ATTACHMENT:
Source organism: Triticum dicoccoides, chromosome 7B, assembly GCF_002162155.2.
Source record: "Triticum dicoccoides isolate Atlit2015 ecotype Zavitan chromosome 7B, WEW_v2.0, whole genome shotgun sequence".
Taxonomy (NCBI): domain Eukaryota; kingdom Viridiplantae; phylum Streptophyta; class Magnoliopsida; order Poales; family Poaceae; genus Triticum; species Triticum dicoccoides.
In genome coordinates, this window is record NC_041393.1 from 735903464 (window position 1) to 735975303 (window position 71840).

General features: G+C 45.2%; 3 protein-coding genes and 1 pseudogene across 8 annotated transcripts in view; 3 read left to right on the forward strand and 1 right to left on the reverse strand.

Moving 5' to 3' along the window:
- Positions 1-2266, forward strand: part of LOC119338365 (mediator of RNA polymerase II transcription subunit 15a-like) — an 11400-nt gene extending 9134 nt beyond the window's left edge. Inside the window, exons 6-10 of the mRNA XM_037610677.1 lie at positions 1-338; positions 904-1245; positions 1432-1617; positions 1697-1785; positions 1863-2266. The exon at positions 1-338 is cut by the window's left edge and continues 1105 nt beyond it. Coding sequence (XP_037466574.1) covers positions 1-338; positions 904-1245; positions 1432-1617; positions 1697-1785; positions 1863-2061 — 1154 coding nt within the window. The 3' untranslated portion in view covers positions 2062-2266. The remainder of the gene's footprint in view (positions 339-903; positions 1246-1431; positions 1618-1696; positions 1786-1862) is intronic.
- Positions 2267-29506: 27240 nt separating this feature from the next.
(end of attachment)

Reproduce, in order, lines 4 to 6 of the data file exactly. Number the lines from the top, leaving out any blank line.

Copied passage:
In genome coordinates, this window is record NC_041393.1 from 735903464 (window position 1) to 735975303 (window position 71840).

General features: G+C 45.2%; 3 protein-coding genes and 1 pseudogene across 8 annotated transcripts in view; 3 read left to right on the forward strand and 1 right to left on the reverse strand.

Moving 5' to 3' along the window: